at the favored lobster spots close to shore, the white working boat
maneuvers about rocks, gear shift growling,
runs down on pots, the men scooping them up,
hauling traps aboard, pulling the writhing bugs out, checking length
sometimes tossing most of them back in
thinking it's time to shift the pots further offshore.
It seems the hold is never quite full,
when they turn the helm to home.

It’s not all work, for there is a time
for awe and wonder in going
to and fro, in foggy uncertainty, or clear air
when the horizon is crisp and stark,
or when clouds boil, flowering in blue sky,
or when the black of a coming storm menaces,
or in the calm of sunrise, waters flat as can be,
never the same from day to day,

but same never-the-less.
You’re on your own out there.

They do not visit this place
as the yachtsmen do, to pleasure the day,
they live this world, all of it, its peace and hell alike.

Then back home again and out on the town
into dazzling lights, dark bars, a drink
having fun with women
punk rock songs and randy jokes.

Saint Joseph certainly must be there,
with faith’s wafer and wine certainty and protection
warding off threat of wave and rock
in the heave and thrust of swells
uneven footing, a dangerous winch cable
screaming on its spool.

There is a muscle taut energy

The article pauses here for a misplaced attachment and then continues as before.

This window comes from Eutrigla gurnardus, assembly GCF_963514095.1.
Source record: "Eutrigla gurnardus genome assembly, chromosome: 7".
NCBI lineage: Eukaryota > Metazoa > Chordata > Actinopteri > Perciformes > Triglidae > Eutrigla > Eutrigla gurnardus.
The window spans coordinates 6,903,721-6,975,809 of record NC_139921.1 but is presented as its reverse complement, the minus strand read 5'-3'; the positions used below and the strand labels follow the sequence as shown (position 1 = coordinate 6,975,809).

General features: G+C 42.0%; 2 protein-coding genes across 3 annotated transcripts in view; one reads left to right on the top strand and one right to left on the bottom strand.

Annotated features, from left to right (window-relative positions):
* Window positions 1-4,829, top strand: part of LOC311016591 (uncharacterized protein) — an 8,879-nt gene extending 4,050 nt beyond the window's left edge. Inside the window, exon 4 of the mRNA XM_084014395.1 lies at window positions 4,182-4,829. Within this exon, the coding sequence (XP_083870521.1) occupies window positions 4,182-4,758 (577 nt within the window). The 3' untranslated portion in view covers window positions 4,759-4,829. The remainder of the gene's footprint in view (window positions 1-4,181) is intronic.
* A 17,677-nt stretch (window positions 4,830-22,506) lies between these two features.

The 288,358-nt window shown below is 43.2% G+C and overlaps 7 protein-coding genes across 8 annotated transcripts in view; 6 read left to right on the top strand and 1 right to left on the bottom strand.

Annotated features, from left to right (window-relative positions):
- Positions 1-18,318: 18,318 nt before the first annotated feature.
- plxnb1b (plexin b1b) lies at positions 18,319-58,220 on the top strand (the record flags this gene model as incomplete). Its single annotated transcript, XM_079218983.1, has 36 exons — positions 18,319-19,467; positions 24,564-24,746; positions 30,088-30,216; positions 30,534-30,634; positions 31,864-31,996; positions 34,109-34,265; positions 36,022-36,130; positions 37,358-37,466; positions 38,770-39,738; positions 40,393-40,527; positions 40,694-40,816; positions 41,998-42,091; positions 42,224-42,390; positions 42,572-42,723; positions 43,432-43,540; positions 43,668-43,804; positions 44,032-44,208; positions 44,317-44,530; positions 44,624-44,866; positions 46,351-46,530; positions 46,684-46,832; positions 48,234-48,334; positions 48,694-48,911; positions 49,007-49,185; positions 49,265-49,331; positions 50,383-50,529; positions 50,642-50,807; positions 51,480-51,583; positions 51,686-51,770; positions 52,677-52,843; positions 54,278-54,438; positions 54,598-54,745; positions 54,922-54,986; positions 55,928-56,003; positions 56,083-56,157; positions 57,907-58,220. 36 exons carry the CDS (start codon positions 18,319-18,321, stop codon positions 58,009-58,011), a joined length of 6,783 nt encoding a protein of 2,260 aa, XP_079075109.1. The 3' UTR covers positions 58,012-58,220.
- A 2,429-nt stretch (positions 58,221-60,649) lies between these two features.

in this small 35 foot lobster boat

     heir to the fast Grand Bank fishing schooners, 
     proud large trawlers, the great hauls.

These rock crawling scavengers 
are all that’s left to harvest now,

     bend the muscles to.

It’s traps now, was nets then, always the haul, 
the heft of the prey on the deck 
in the heave and rolling wave of the sea 
The big thing to think about 
what many of us do not 
is who and where we are in this world. 
So few know, but those whose working rhythm 
is embedded in it, do. 

A Saint Joseph medallion dangles from the rear view mirror 
of their pickup loaded with traps and pots 
and its ‘screw you’ bumper stickers. But when some ignorant asshole on autopilot 
with cutters on his flashy yachts’ prop tears through a line of pots 
all the days moneys gone

     What’s Saint Joseph to do then 
     you have to keep asking.'

          Oh, they’re not paying what they used to, 3 buck a pound, 
          not worth it sometimes when they’re 10 bucks afterward.

Everyday, passing by the Dog Bar, offloading the stuff, 
tired, returning to the slip, tie up, disembark 
and, bone hope weary, might take to drink again. 

In the coherence of this life,
     (the faith and ceremonies, a cardinal’s blessing
          once a year doesn’t do much)
     no matter how small it seems
          faith punctuates the daily chores

but it’s the rhythm of the lobsterman’s life 
out and back again, bait and reap 
that sustains as it does for all working men, 
the doing of it.

Kent Bowker

Kent Bowker

 

 

 


Kent Bowker
  started with poetry at Berkeley in the Fifties, then became a physicist working mainly in optics.  His new book of poems is Katharsis: Sifting Through a Mormon Past.  He lives in Essex, next to the Great Marshes and is treasurer of the Charles Olson Society.